until ail grounds of hope are gone,
that the frail of his nobie deeds will
be destroyed and his precious advice
and virtuous example will soon be for?
gotten." And again, writing on the
same day, he says of the dissolution
of the union that it would be the great?
est of calamities, "an accumulation of
ail the evils we complain of," and
"nothing bat revolution." Judge
Speer, himself a southern man, sums
up Lee's attitude with these words:
"He knew i;hat so soon as the cohe?
sive influence of present danger was
withdrawn, the states to compose the
Confederacy might again separate. He
clearly faw that instead of a proud
and united nation, which was winning
the admiration and commanding the
respect of the world, the American
states, North and South, might soon
present a shameful spectacle, the de?
spair of the friends of popular govern?
ment everywhere, a snarl of wrangling
communities. * * *
" He might have seen the soil of the
opposing republics in war after war
drenched in fratricidal blood * * ' *?
and the genius of American freedom
perish by the folly and fury of those
who once worshipped at her shrine."
For a man with such devotion for
the Union and such dread of anything
that might destroy it to give himself
to the cause which aimed at its de?
struction would have been absolutely
impossible, except for the strongest
conceivable motive. Robert E. Lee
found that motive in his loyalty te
his conviction*. No motive of self-ad?
vancement and personal glory could
move bim even when coupled wbith
his belief in the prime importance of
the Union. He was offered the com?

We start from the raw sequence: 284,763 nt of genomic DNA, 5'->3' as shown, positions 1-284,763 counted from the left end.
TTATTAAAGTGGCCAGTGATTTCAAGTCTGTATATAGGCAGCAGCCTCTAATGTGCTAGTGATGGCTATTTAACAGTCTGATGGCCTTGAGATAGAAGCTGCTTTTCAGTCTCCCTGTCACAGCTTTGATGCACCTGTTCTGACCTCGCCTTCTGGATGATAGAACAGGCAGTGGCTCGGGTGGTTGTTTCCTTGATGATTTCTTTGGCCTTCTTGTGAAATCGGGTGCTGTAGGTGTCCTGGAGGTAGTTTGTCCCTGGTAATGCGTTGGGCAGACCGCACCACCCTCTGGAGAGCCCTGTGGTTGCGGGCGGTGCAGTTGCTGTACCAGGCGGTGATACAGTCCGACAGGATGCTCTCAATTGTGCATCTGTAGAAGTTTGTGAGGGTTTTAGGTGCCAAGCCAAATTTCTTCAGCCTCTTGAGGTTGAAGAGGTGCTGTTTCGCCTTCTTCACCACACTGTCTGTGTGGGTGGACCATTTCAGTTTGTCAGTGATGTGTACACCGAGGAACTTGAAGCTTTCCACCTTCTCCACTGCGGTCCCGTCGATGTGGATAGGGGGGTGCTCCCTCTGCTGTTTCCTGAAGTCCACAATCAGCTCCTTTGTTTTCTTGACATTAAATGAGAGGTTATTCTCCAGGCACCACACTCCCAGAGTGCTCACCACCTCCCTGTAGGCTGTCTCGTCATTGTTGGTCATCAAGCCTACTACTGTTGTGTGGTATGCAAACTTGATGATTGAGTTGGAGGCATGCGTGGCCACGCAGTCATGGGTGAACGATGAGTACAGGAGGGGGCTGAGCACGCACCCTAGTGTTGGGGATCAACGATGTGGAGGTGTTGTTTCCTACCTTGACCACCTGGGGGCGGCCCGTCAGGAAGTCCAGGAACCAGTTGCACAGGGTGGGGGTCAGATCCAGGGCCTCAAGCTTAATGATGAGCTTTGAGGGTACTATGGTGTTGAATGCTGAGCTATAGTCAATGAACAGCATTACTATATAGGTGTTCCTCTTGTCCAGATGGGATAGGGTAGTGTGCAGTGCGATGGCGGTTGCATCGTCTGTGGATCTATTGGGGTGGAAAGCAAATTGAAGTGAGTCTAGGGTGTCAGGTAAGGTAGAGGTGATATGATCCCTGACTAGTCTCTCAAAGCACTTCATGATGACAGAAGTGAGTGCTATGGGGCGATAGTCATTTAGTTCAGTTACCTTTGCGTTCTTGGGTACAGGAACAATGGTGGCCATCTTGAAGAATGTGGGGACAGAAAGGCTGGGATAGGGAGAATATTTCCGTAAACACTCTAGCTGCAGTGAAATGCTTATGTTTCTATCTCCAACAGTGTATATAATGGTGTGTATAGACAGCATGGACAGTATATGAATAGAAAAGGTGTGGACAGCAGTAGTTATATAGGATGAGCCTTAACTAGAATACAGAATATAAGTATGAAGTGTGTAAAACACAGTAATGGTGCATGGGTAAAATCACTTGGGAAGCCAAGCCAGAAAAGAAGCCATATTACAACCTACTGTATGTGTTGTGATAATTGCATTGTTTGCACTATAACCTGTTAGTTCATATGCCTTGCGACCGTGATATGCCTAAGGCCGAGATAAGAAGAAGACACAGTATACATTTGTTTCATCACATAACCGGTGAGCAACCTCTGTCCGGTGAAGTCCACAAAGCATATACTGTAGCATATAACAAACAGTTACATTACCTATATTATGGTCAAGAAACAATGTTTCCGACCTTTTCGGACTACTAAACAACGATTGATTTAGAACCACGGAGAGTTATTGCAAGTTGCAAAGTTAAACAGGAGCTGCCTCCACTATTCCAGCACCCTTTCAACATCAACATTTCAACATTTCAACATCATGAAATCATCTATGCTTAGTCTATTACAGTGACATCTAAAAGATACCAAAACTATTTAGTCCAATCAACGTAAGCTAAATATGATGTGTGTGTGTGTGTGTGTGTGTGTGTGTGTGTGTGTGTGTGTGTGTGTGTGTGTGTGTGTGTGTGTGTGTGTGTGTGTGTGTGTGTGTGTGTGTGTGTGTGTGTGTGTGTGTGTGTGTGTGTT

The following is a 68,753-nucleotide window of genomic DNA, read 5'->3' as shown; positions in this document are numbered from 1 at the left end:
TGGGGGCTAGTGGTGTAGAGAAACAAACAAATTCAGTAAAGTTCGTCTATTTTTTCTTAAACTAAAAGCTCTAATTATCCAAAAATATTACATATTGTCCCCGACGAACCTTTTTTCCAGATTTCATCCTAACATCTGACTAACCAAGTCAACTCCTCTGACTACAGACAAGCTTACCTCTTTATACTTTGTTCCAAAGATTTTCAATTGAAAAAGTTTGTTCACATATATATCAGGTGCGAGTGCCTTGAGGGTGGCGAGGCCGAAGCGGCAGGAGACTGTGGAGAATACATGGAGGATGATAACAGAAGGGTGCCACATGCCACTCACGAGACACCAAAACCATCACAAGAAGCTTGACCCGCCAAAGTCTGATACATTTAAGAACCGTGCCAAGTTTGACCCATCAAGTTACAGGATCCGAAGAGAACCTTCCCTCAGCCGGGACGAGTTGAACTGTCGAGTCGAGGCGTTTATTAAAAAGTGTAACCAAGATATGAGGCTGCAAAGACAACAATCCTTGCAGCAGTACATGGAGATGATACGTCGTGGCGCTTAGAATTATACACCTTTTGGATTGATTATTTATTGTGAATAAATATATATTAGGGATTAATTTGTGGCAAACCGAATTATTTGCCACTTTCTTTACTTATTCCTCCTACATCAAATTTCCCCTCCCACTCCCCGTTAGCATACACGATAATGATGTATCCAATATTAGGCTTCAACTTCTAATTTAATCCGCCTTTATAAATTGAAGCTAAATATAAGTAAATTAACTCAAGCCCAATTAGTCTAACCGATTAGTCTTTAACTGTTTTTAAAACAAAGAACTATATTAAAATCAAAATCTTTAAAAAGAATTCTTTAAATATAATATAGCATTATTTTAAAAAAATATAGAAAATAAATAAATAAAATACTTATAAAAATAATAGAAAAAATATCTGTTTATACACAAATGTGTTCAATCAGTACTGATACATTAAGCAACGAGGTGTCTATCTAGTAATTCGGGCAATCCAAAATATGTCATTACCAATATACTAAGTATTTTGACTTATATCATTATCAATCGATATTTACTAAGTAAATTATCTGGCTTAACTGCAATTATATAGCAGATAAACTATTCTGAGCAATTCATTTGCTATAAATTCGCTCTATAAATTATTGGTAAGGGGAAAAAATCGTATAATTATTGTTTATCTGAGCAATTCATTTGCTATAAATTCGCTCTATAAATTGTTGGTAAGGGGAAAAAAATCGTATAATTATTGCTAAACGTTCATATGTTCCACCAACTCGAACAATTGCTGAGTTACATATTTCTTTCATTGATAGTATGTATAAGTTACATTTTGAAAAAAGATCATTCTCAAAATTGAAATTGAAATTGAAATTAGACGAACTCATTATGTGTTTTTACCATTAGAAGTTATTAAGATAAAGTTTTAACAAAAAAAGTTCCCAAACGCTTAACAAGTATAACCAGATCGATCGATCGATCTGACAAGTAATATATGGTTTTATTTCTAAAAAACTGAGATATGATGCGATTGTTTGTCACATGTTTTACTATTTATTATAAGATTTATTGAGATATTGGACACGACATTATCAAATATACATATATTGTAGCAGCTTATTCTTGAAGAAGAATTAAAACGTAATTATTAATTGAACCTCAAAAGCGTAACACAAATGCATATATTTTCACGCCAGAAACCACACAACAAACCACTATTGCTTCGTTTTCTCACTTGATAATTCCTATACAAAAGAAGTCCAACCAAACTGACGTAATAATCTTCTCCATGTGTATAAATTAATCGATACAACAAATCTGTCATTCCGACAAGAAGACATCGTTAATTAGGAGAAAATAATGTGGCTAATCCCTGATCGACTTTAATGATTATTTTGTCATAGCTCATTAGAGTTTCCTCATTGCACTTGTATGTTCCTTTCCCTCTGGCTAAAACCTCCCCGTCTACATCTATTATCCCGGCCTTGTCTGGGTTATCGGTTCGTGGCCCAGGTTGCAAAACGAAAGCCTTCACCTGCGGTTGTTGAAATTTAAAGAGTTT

mand of the armies of the Union io
which he believed passionately but
answered the messenger from Presi?
dent' Lincoln with tbe exclamation :
"Mr. Blair, I look upon secession as
anarchy. If I owned the four million
slaves in the south, I would sacrifice
them all to the Union ; but how can
I draw my slword upon Virginia, my
native state?'" To him duty meant
duty to his state ; honor meant going
with his state to victory or defeat
We can well believe that he inflicted
upon his own sensitive soul wounds
which never wholly healed^ when he
took up tiie cause of disunion, which -
he dreaded, the cause of anarchy,
which he denouned, for the sake of ^
the state to which he felt himself in
highest duty bound to cleave.
It is hardly possible that any man
in the north could have gone through
the spiritual struggle that Robert
E. Lee went through during the days
when war was threatened. In the north
those men that wavered were choosing
! between a low motive and a high one.
Robert E. Lee was beset by two con
fticting high motives. That he
chose to follow that high motive
which kept him with his state. The